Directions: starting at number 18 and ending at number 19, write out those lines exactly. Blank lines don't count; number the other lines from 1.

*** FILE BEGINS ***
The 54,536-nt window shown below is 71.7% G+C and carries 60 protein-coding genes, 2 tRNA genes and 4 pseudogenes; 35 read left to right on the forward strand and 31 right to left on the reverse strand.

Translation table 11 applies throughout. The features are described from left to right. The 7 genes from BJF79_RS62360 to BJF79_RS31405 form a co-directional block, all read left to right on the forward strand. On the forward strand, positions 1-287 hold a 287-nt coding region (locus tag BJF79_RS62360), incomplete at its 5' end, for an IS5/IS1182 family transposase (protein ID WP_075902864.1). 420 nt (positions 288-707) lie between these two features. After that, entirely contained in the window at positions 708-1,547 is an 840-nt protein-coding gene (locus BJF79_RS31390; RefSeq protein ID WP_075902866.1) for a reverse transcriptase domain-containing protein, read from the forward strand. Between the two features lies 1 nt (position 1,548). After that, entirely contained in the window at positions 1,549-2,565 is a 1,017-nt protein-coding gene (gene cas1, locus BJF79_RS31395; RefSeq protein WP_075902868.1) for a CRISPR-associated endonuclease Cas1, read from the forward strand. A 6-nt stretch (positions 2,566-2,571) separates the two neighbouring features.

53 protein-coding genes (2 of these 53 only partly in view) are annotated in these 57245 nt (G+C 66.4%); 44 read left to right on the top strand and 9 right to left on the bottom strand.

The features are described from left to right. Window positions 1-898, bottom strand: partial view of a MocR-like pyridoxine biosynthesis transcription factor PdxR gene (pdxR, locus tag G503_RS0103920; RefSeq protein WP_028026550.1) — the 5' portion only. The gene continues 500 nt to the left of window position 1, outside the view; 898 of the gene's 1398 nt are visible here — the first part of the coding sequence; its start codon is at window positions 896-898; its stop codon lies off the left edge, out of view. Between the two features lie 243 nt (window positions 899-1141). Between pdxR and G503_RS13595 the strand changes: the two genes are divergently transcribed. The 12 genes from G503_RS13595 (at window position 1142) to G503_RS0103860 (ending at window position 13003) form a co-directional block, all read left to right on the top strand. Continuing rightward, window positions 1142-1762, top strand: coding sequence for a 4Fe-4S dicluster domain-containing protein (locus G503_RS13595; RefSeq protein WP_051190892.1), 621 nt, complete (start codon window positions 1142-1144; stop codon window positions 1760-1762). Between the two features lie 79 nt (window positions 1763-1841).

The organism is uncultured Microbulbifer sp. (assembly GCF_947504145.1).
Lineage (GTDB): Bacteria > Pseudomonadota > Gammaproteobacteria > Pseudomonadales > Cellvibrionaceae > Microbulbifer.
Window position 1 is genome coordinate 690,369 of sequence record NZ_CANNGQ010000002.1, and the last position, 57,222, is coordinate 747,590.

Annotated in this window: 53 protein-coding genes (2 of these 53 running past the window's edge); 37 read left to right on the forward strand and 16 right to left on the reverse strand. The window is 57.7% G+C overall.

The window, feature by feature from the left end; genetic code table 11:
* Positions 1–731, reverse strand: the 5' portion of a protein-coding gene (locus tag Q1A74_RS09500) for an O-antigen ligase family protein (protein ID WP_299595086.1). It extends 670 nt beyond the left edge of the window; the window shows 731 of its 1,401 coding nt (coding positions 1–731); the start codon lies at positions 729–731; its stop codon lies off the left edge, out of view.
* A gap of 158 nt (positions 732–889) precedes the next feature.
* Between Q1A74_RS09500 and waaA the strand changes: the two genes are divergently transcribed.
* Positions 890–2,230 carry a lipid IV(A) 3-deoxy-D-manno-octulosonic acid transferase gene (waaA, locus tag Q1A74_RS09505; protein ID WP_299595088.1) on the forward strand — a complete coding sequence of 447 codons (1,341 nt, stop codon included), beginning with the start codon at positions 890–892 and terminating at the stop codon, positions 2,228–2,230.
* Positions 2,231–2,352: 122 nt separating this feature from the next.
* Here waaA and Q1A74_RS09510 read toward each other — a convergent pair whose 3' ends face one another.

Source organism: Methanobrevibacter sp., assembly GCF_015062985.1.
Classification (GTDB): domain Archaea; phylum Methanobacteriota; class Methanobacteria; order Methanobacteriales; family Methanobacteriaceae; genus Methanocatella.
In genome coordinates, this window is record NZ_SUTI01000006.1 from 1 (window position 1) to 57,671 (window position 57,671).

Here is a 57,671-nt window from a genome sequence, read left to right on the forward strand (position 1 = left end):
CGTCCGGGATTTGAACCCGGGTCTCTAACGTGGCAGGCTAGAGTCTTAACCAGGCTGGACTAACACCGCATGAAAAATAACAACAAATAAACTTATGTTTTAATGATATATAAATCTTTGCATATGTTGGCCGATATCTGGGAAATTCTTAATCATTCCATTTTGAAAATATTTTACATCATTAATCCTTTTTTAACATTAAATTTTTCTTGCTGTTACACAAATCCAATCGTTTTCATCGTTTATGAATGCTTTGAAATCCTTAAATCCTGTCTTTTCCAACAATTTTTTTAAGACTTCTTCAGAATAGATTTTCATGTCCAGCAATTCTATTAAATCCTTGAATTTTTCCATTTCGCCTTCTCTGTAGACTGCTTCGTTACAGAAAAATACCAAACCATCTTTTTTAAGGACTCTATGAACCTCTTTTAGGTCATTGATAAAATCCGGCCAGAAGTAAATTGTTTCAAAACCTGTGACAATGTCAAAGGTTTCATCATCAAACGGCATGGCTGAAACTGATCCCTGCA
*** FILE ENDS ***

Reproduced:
In genome coordinates, this window is record NZ_SUTI01000006.1 from 1 (window position 1) to 57,671 (window position 57,671).

Here is a 57,671-nt window from a genome sequence, read left to right on the forward strand (position 1 = left end):